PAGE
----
Characteristics of baroclinic waves in a differentially heated rotating fluid annulus are studied experimentally over a wide range of angular speed. The annulus geometry is properly selected to produce unmodulated waves so that tilted-trough vacillation with a definite period and high rotational symmetry comparable to steady wave and amplitude vacillation is obtained. Its characteristics (vacillation period, drift period and frequency spectra) are examined in detail. Time variations of the top-surface velocity fields and the horizontal temperature fields in an upper layer during a cycle of tilted-trough vacillation are described ; the temperature fields were constructed indirectly from data obtained with a small number of probes to reduce probe effects. The dependence of the rates of radial heat transport on the angular speed and the dominant wavenumber is also presented.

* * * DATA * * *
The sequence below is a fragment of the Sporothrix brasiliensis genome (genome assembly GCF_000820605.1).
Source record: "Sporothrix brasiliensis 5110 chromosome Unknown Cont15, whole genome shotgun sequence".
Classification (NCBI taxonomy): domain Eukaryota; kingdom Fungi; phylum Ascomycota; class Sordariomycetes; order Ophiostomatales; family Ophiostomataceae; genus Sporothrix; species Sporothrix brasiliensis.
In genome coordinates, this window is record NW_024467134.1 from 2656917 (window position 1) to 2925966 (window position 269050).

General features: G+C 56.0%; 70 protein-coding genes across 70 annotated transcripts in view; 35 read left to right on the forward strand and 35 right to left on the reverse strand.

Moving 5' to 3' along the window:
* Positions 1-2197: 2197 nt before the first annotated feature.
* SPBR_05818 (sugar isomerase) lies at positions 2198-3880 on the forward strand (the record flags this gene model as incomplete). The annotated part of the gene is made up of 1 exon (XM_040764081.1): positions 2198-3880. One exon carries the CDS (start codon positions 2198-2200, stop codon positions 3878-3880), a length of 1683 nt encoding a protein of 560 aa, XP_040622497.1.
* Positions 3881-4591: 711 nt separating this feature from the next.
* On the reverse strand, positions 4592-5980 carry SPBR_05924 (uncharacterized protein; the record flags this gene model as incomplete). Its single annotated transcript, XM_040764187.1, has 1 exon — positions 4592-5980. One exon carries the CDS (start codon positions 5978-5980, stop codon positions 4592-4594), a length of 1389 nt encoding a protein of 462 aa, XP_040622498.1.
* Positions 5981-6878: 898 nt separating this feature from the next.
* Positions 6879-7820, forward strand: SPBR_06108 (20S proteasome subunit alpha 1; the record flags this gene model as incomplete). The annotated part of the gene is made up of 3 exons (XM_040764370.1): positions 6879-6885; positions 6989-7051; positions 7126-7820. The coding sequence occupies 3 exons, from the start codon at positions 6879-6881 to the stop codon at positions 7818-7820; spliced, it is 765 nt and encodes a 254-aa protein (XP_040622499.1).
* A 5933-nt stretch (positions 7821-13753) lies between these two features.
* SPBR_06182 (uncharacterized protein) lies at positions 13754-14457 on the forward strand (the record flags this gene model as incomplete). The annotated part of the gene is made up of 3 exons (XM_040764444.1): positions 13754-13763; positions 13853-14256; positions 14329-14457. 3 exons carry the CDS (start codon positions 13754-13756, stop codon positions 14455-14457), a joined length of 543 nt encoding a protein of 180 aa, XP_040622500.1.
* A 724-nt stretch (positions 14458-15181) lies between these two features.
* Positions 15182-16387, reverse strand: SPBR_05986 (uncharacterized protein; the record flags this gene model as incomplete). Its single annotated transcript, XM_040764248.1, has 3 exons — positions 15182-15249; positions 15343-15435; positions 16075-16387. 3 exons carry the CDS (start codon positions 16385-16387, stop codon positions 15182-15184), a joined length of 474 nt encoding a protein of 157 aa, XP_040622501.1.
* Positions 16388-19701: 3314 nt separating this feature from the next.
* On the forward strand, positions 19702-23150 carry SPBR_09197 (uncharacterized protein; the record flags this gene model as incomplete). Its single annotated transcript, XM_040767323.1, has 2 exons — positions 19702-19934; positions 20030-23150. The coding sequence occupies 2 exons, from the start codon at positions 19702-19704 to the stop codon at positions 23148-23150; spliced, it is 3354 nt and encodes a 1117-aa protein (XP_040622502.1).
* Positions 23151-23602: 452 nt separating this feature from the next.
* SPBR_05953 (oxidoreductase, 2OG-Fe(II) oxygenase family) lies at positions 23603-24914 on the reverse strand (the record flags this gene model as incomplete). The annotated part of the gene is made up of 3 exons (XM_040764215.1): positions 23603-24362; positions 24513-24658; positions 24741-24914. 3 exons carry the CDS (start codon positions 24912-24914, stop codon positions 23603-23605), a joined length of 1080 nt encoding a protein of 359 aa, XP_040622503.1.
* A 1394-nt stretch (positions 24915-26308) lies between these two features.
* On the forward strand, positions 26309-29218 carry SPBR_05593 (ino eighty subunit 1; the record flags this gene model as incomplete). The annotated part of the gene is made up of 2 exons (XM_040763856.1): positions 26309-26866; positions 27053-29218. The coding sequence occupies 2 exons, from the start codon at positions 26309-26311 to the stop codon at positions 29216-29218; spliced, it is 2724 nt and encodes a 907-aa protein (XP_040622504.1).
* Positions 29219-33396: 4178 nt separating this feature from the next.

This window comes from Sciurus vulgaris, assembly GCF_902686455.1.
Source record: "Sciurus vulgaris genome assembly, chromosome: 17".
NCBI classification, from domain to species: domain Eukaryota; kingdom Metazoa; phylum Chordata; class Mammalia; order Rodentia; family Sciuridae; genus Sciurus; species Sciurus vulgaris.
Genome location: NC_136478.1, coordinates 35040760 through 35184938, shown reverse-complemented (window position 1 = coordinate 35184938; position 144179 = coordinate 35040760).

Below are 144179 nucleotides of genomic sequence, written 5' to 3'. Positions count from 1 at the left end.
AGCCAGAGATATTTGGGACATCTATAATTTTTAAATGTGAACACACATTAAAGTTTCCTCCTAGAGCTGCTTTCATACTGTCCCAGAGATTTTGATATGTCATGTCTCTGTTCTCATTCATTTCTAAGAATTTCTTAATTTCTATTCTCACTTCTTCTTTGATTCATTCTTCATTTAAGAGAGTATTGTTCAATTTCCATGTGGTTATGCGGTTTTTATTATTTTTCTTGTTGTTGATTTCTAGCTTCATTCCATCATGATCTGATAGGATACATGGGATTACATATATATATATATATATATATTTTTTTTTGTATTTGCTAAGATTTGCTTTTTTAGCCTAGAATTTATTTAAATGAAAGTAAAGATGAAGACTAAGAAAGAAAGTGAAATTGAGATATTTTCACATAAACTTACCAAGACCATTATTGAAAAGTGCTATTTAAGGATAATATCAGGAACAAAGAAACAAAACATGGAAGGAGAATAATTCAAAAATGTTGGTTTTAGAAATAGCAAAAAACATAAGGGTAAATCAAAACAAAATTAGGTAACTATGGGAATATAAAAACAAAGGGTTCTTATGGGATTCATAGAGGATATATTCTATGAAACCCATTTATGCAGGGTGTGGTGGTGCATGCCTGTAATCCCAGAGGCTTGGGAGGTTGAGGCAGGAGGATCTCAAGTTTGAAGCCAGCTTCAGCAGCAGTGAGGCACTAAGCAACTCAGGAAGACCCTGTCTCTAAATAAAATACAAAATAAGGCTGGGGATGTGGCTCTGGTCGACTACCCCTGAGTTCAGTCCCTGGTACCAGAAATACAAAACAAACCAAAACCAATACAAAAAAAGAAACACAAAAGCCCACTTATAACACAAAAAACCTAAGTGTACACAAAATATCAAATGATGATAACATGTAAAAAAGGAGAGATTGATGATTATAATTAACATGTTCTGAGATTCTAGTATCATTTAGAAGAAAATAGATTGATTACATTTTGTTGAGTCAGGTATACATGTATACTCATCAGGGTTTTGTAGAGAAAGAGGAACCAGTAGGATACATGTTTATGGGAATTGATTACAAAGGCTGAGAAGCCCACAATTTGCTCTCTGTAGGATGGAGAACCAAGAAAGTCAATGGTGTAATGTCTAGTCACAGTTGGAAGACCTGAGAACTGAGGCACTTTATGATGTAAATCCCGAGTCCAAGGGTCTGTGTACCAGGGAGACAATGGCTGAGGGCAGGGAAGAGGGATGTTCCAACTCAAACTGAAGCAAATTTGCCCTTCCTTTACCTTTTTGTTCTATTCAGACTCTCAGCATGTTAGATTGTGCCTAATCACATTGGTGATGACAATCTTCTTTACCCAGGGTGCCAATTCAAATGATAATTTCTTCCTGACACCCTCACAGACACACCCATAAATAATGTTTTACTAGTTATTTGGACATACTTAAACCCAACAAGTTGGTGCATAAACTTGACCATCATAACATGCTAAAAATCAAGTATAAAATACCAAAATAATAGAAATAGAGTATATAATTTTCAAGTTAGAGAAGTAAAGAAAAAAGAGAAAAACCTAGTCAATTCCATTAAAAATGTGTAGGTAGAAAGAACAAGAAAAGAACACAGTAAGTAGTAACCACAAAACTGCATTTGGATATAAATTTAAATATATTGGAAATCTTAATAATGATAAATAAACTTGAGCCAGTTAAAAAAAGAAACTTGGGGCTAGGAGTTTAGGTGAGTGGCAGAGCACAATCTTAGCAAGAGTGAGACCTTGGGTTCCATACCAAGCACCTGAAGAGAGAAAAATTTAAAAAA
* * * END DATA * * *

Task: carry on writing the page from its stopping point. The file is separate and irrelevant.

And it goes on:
To gain some information for the initialization process in maintaining the proper tropical circulations, the kinetic energy of tropical gravity waves among vertical modes, meridional indices, and zonal wave numbers is investigated for the NCAR Community Climate Model. Kinetic energy is decomposed into divergent and nondivergent parts. In particular, the divergent kinetic energy is split into zonal and meridional components which measure the strengths of the Walker and Hadley circulations, respectively. The gravity waves associated with the third internal mode corresponding to wave number 3 and meridional index 1 play the most important role in the Walker circulation. However, the gravity waves related to the third internal mode, the longest zonal wave, and the first meridional index contribute the most to the Hadley circulation. To retain proper tropical circulations in the forecast, we suggest that the gravity waves associated with the internal modes 2-6, meridional indices 1-6, and zonal wave numbers 1-11 not be adjusted. Adjustment of gravity waves in the initialization using only a cutoff frequency or period is not recommended. The results based only on the normalized tropical data are qualitatively similar to those for the global region but normalized by the global gravitational energy in Ko et al., 1989b. This implies that the normalized values are more appropriate than the absolute values in the energetics analysis.